Sometimes drivers owe a lender more than the actual value of their vehicle. If this is the case with your car, consider buying gap insurance. If your car is totaled, this policy will pay the difference between the actual cash value of your car and what you owe the lender.

“Anytime you have a lien, understand the fact that the insurance company will pay you what the car is worth, but your car loan may be more than that,” said Walker.

You can research how much your car is worth by contacting local auto dealers. Another way is by consulting auto buyer guides, such as the National Automobile Dealers Association or Kelley Blue Book.

Determine Whether Your Older Car is a Classic 

Most cars lose value as they age, but in some cases older cars attain a greater value by achieving classic car status. When that happens, drivers often can find discounts by buying classic car insurance.

Classic cars generally must be at least 25 years old. You typically can find the best price on classic car insurance if you work with an agent who specializes in such policies, said Bach.

Often, insurance companies give classic car owners a price break because (typically) classic cars are:

  • driven less often than most vehicles
  • often pampered, and saved for special occasions
  • less likely to be damaged or totaled in accidents
  • kept in garages, making them less likely to be stolen

Before you buy insurance for a classic car, you may wish to have its value appraised so your policy will accurately reflect its worth. This is especially important if you have made improvements that have increased its value.

If you decide to store your car during harsh winter months, you can save money by suspending your coverage. Just make sure that the car is roadworthy before returning it to the highway in the spring.

Adjust Your Policy

It’s good to periodically reexamine your level of car insurance coverage. As your protection needs change, so can your policy. A good goal is to have adequate coverage, but not more insurance than you need.

A broad range of protection may be the right choice when your car is new. As your vehicles ages and loses value, you can avoid paying for too much coverage by dropping the policy features that no longer make financial sense.

34 Responses to "Consider Reducing Car Insurance Coverage as Your Vehicle Ages"
    • Car dealers north shore Auckland | March 3, 2021 at 12:57 am

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    • Car Dealers North Shore Auckland | October 30, 2020 at 1:43 am

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    • Zoe Campos | August 11, 2020 at 1:06 pm

      It’s good to know that we can reduce the amount we pay for auto insurance if we start reducing its coverage as the vehicle gets older. I’ll be buying a brand new car so I might need to have full coverage, but I guess we can take some policies that I no longer need for the following years of ownership. I’ll try to verify this fact with nearby providers of auto insurance and see what’s best for me.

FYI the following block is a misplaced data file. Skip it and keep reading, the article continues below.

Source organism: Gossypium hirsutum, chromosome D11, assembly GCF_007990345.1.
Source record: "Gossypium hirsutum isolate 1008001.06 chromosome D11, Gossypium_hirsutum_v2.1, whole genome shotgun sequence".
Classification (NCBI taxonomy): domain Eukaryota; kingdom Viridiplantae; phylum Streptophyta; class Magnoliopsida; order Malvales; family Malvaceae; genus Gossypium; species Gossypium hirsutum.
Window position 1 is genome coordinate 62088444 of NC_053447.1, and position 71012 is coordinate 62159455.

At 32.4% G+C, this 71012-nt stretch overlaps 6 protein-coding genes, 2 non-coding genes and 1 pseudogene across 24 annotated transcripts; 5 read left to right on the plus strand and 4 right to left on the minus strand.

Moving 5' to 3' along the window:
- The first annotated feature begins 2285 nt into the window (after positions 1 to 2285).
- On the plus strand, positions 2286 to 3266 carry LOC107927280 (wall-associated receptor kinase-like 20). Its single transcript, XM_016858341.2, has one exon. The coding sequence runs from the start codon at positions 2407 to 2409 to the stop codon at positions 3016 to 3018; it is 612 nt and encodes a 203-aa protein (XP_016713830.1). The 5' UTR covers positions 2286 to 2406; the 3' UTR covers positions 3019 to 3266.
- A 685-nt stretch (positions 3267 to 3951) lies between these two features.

• Jan Ashley | July 11, 2020 at 2:31 pm

      I would like to determine if I should drop my coverage based on my older car.

    • Barbara Waldorf | May 26, 2020 at 2:02 am

      When my car hit 10 years old my coverage was reduced. The Hartford did it themselves.

    • John H Shackleford | May 25, 2020 at 3:37 am

      I want my 1995 Honda Civic and 2005 Hyundai Elantra considered for “Classic Car” status if it lowers my annual premiums. They’ve always been kept in my garage when not driven and now only are used for transportation to casinos. stores, medical and dental appointments.

    • Florence Larry Perez | May 24, 2020 at 1:19 am

      its all about saving my money

    • donald phillips | May 24, 2020 at 1:18 am

      I rave a 97 Cadillac deville and a 04ford freestar ;; I put less than 5000 miles a year on both . can my insurance be lowered? I live in pa.

    • Sonya Johnston | May 23, 2020 at 10:37 pm

      My car is a 2010 Mazda CX7. It is 11 yrs old. Should I drop my coverage on it?

    • ROBERT PETTIT SR. | May 23, 2020 at 5:28 pm


    • Nancy Nanarello | May 23, 2020 at 5:23 pm

      My daughter is driving a car that is covered by insurance in her name. However, the car is currently registered in my name. If she has an accident, could I be sued if anyone gets hurt?

    • Reta Smith | May 23, 2020 at 4:06 pm

      Yes my van now has over 103,000 miles on it, and it is 9 years old, but I very rarely drive it now. I moved into an apt. complex and very close to stores etc, so not putting much mileage on it now, also am somewhat disabled so now can park in the handicapped spots closer to the doors of the businesses. Am hoping to get a lower cost for my insurance, my income is so low, it is a struggle to pay the high cost! When it comes time in Oct. to get it renewed, I assume you will make those allowances for me, or I might need to shop elsewhere. Thank you for reading my comment!

    • W | May 23, 2020 at 3:33 pm

      I have a 2012 Honda Accord and a 2000 Chevrolet S10. The 20 year old S10 has 95000 miles on it. So it is not driven very much. With the age of the S10 do you have too much insurance on the truck. I have AARP Hartford insurance

    • Paul Rullo | May 23, 2020 at 3:02 pm